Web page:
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### Enhancing Black Women’s Graduate Success: The Vital Role of Faculty Diversity and Colorful Mentors

for African American women. The presence of mentors in graduate school who resonate with the students can profoundly influence their sense of belonging, perseverance, and achievements in their academic journey. Despite the recognition by some higher education institutions of the necessity to enhance faculty diversity, African American students, notably African American women, encounter challenges in finding faculty mentors who they can connect with on a personal level. Structural barriers in academic environments often compel African American women to conform to societal norms of race and class, leading them to suppress their unique cultural identities and capabilities.

Common themes in the experiences of African American students in higher education include stereotype threat, feelings of isolation, undervaluation, and disrespect, all of which contribute to a sense of alienation in academic spaces. The phenomenon of negative stereotyping typically initiates in elementary school, where African American and Latino students, along with those from low-income backgrounds, face disparities in educational resources and access to advanced courses like AP and STEM. African American women, in particular, encounter distinct challenges due to the intersectionality of their race and gender. Despite earning a significant percentage of associate’s, bachelor’s, master’s, and doctoral degrees, they often grapple with being marginalized in predominantly White, male-dominated academic settings.

In a recent research study focusing on the experiences of African American women in doctoral programs, insights from five participants shed light on the factors influencing their academic journey. The study underscores the importance of amplifying the voices of current graduate students to provide leaders with genuine insights into the factors impacting their educational experiences. The participants highlighted the scarcity of female faculty of color as mentors and their feelings of isolation and distrust towards the higher education system.

The lack of relatable mentors and role models exacerbates the sense of alienation felt by many African American women in doctoral programs. The absence of mentors who mirror their identities often leaves them feeling like outsiders in their academic pursuits. It is noteworthy that African American female faculty members encounter similar challenges to their students. Personal experiences and conversations with study participants affirm the pivotal role of advisors and mentors in the success of doctoral students, offering essential guidance and support during challenging times. The participants emphasized that having a Black female advisor or mentor significantly enhanced their academic journey, providing a sense of validation, understanding, and empowerment in their studies. The encouragement and support from Black female faculty members fostered a feeling of belonging and community among the students. However, despite their significance in student success, faculty of color, especially Black women, remain underrepresented in academia. Data from the National Center for Education Statistics reveals a meager representation of Black full-time faculty, with only 6% being Black and merely 4% being Black women in 2021.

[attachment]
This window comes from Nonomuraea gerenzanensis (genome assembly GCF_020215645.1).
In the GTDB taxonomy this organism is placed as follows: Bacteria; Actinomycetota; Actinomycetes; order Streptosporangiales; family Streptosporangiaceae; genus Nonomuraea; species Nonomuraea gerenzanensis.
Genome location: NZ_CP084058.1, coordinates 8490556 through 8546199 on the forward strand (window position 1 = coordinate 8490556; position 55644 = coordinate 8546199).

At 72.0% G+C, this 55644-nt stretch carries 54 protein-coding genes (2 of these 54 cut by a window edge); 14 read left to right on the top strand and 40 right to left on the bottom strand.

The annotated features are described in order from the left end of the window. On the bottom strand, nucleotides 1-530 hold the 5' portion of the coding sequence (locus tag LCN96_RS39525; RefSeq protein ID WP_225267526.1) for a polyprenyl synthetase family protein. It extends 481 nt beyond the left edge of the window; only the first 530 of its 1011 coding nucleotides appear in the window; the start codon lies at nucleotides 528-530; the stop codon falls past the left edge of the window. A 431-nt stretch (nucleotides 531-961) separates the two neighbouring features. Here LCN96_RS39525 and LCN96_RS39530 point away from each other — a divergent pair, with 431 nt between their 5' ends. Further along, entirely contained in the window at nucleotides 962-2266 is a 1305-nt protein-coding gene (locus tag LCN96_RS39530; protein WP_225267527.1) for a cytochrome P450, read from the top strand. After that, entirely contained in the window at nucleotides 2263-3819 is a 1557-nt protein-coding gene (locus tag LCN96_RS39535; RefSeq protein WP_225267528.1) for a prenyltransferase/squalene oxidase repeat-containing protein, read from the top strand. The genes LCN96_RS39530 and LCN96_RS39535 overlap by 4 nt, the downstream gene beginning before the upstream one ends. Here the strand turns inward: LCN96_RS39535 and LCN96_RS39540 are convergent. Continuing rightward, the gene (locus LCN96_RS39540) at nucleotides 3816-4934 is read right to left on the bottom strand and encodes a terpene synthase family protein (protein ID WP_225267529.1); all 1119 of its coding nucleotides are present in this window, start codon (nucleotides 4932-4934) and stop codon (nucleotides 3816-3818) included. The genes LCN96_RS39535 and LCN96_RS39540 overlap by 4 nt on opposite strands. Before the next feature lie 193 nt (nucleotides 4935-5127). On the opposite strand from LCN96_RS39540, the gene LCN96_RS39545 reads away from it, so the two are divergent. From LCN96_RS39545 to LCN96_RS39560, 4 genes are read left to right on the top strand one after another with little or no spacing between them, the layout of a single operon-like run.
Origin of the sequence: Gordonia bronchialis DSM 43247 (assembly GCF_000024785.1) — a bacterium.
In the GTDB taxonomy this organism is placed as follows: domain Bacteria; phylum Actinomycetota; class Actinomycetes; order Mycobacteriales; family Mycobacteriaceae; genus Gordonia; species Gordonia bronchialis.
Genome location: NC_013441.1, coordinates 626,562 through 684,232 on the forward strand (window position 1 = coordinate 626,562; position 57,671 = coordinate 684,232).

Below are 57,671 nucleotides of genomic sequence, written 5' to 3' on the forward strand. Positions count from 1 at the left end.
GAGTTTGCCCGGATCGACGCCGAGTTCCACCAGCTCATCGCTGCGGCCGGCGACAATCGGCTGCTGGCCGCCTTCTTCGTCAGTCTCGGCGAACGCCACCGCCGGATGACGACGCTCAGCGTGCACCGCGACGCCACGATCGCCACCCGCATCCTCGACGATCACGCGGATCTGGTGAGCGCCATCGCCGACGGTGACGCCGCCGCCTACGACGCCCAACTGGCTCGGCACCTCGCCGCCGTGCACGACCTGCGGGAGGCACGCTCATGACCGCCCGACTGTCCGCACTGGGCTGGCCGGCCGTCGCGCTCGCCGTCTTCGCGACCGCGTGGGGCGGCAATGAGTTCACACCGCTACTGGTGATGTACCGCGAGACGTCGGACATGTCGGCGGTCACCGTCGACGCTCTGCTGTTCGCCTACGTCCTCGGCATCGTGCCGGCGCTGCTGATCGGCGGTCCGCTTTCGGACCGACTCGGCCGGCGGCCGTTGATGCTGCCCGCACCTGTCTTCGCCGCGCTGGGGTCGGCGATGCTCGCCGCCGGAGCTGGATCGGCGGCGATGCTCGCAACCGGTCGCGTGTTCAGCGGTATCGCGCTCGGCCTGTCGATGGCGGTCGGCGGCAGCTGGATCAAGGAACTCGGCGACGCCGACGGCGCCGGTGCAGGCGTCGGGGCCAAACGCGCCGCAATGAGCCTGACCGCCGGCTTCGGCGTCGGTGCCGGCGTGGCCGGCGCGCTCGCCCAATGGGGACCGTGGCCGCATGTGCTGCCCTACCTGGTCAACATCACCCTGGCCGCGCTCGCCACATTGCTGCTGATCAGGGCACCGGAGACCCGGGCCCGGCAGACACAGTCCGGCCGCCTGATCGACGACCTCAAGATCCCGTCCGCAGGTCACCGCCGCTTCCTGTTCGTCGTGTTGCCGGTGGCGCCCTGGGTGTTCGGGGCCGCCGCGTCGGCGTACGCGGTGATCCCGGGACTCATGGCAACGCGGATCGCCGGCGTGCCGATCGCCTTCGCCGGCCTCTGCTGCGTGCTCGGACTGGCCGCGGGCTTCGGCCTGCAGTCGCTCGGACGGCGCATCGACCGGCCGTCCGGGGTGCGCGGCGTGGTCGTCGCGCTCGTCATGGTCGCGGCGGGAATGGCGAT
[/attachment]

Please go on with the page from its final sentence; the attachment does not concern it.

Participants candidly shared the ways in which graduate programs and higher education institutions are failing them. Despite the progress made by African American women in academia, instances of racism and sexism persist, creating barriers to their success. The narratives shared by the participants underscore the urgent need to address systemic inequalities and create inclusive environments in higher education. The reluctance of institutions to prioritize diversity, equity, and inclusion initiatives further exacerbates the challenges faced by African American women and students of color. The study advocates for dismantling racist practices in higher education and fostering an environment that values and celebrates diversity.

To better support graduate students of color, particularly African American women, state policymakers and higher education leaders are urged to take proactive measures to enhance faculty diversity and ensure a positive academic experience for all students. Three actionable steps are recommended:

  1. Prioritize Representation: Institutions should adopt policies that promote access, persistence, and retention of diverse faculty members to create a supportive environment for students of color. Enhancing faculty diversity not only benefits students but also contributes to the overall success of academic institutions.
  2. Include Faculty Diversity in Strategic Plans: State leaders should integrate faculty diversity initiatives into strategic plans, setting clear goals and collaborating with institutional leaders to institutionalize these efforts effectively.
  3. Increase Funding for Research Opportunities: Investing in recruiting for doctoral programs and prioritizing research opportunities for aspiring academics can facilitate the transition into faculty careers for graduate students of color.

By implementing these actions, institutions can create a more inclusive and supportive environment where African American women and students of color feel empowered, supported, and motivated to pursue and complete their graduate or doctoral degrees successfully.